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90yo US WWII vet vows to defy arrest for feeding homeless

90yo US WWII vet vows to defy arrest for feeding homeless
A 90-year-old war veteran says he will continue breaking the law by feeding homeless in public places in the city of Fort Lauderdale, Florida. He was arrested earlier for defying a city ordinance that restricts such charity to protect local businesses.

Arnold Abbot has been feeding homeless people in the streets of Fort Lauderdale for some 23 years, and says he will not stop, despite the city council making it a citable offence, carrying a punishment of 60 days in jail and a $500 fine.

“I am not afraid at all. I was a combat infantryman for 2 1/2 years. I’ve spent 50 years fighting for civil rights for the minorities in this country. I don’t have the slightest fear of being arrested,” he told RT. “The only thing I am concerned about is that there would be nobody to feed the homeless outdoors, which is what I do – and what I intend to do as long as there is breath in my body.”

Arnold Abbot being arrested on November 2. Video still. Courtesy Browards Palm Beach New Times

Abbot and two fellow anti-poverty activists, church ministers Dwayne Black and Mark Sims, were arrested over the weekend, after the controversial no-feeding law came into force last week.

They were not taken into custody, however, and the case is yet to be heard by a judge, but on Wednesday they repeated the same “offense” of feeding homeless publicly. This time the act of civil disobedience was not interrupted by law enforcement, possibly because the conflict drew nationwide attention.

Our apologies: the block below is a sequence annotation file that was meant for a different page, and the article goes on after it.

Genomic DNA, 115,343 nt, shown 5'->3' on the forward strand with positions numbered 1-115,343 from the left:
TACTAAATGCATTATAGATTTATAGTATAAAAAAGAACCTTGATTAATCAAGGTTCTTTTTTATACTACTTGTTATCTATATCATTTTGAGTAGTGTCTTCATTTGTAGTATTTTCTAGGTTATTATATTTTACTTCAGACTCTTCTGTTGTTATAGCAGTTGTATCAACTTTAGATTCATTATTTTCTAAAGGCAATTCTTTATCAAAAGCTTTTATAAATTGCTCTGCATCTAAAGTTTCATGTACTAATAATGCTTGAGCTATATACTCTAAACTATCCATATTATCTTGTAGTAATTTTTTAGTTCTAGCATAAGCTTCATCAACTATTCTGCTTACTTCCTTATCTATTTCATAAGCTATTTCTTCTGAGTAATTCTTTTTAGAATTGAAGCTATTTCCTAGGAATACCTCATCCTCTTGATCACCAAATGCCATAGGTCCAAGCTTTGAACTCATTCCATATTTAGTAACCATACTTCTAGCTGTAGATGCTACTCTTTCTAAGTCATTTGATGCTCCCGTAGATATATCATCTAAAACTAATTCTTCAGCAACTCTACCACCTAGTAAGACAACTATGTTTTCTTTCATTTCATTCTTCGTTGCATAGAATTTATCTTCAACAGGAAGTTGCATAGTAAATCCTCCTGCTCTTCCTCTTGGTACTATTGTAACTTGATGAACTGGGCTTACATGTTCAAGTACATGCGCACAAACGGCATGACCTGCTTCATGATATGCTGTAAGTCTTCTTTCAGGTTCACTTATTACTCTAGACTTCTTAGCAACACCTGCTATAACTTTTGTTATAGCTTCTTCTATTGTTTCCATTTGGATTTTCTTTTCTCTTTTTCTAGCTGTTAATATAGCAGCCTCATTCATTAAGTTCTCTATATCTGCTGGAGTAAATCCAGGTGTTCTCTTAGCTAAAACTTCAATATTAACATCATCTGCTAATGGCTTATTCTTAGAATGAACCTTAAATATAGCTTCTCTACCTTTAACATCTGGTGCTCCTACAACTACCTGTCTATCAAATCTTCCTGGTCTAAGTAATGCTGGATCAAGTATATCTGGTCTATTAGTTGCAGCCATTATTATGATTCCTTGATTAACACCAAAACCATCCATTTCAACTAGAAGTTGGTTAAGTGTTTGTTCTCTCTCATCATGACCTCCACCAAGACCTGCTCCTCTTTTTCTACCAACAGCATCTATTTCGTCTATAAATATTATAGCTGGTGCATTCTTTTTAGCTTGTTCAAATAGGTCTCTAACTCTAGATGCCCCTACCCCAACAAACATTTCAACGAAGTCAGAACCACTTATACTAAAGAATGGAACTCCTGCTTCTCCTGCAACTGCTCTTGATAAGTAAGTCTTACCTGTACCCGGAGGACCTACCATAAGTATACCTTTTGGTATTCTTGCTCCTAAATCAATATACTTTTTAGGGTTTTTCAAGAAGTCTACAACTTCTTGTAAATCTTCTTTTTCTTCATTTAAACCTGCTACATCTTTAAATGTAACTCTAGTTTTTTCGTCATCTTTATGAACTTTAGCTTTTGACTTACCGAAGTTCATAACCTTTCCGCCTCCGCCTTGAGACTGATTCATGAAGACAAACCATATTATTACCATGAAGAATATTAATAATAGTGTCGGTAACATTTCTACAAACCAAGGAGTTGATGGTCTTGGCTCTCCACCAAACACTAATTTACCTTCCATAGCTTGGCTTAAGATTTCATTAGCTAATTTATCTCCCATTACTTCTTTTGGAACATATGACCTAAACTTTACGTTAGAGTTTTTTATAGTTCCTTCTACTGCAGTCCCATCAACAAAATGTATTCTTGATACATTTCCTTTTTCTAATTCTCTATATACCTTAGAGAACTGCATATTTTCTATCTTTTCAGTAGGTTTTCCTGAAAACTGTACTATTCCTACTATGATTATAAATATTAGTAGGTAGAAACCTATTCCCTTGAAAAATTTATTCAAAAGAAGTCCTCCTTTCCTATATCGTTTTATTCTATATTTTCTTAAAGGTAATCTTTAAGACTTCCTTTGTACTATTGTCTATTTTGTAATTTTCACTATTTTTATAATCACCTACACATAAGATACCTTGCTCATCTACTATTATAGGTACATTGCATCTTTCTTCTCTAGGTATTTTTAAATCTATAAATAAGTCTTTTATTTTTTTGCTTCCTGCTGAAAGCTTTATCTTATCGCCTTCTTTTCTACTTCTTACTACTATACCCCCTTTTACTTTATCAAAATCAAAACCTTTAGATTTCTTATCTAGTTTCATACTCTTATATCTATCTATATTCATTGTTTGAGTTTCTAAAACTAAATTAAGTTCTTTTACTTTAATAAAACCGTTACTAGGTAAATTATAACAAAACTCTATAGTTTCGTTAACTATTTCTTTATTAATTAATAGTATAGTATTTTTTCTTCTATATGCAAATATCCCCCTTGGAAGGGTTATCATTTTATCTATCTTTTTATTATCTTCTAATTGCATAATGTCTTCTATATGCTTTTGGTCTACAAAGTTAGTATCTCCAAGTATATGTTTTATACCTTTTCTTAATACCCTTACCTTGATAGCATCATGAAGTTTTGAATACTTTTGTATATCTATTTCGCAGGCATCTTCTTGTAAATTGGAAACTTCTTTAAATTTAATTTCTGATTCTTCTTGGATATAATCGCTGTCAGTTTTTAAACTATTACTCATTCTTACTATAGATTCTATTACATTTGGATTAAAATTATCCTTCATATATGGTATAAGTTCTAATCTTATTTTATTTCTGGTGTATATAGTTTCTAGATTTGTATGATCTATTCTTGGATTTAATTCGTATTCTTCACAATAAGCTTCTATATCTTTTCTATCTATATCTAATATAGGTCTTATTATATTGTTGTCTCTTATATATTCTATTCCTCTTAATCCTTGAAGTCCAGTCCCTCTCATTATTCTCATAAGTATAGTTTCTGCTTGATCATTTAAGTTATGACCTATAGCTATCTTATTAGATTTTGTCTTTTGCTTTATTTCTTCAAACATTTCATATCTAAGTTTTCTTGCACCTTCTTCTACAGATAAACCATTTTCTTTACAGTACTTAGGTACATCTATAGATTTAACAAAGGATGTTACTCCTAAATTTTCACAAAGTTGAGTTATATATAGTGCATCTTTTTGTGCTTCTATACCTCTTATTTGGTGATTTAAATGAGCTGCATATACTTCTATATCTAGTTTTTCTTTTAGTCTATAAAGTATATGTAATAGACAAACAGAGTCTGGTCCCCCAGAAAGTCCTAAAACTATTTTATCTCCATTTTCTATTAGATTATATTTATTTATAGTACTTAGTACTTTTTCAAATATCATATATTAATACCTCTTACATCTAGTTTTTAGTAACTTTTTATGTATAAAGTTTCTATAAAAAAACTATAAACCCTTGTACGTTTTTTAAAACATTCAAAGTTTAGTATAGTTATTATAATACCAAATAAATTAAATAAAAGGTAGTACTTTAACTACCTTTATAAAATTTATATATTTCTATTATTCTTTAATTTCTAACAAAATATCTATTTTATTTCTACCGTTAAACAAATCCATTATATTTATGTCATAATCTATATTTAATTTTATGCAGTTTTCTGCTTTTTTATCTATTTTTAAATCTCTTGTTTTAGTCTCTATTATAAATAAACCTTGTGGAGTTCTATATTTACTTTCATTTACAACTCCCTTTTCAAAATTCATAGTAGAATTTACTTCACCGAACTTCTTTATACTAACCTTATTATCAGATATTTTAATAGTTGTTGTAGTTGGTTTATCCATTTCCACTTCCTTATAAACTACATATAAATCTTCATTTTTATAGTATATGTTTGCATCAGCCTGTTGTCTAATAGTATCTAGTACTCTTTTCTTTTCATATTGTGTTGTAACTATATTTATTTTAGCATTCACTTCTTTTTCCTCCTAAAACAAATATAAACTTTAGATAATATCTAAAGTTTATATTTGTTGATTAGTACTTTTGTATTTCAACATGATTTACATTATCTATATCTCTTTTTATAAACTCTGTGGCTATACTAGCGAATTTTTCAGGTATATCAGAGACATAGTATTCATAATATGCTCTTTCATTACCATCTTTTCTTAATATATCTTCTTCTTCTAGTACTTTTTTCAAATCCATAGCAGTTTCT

Abbot is one of many activists resisting what appears as a spreading trend in US cities to crackdown on homeless people. He says continuing his work is a matter of being true to his faith.

“I believe that I am my brother’s keeper. The name of our organization is ‘Love Thy Neighbor,’ and that’s what we do. We try to spread love, to help our fellow men,” he told RT.

“We have 10,000 homeless in Broward County, which is the county of which Fort Lauderdale is the principal city. Most of them are in Fort Lauderdale, and we want to take care of all of our people. We are all God’s children.”

But Mayor Jack Seiler says he has to take care of Fort Lauderdale business owners and residents. A major tourist destination, the city’s economy depends on being attractive, and the city authorities say having homeless people visible on the streets doesn’t help that.

“The parks have just been overrun and were inaccessible to locals and businesses,'' Seiler told RT.

Watch activist Jeff Weinberger speak out against the #HomelessHateLaws in the #FortLauderdale City Commission. https://t.co/adyNAWJNi1

— Didier Ortiz (@DiddyORTIZ) November 6, 2014

The restriction of public feeding in the city’s burgeoning downtown requires organizers to place a feeding zone at least 500 feet from residential property and to seek permission from owners of nearby buildings. It’s the fourth ordinance aimed at curbing the presence of homeless people issued by the city in quick succession.

The mayor insists that charities have plenty of breathing space to continue their work under the new rules. Feeding can be organized indoors, for example in churches.

Abbot says charities will seek to overturn the new law in court the way they did 15 years ago, when the city sought to impose similar restrictions.

“We were stopped from feeding on the beach by the city of Fort Lauderdale and we took them to court. We sued them and we beat them. We beat them three times in a circuit court and they took us to the court of appeals in Palm Beach and we beat them twice there,” Abbot said.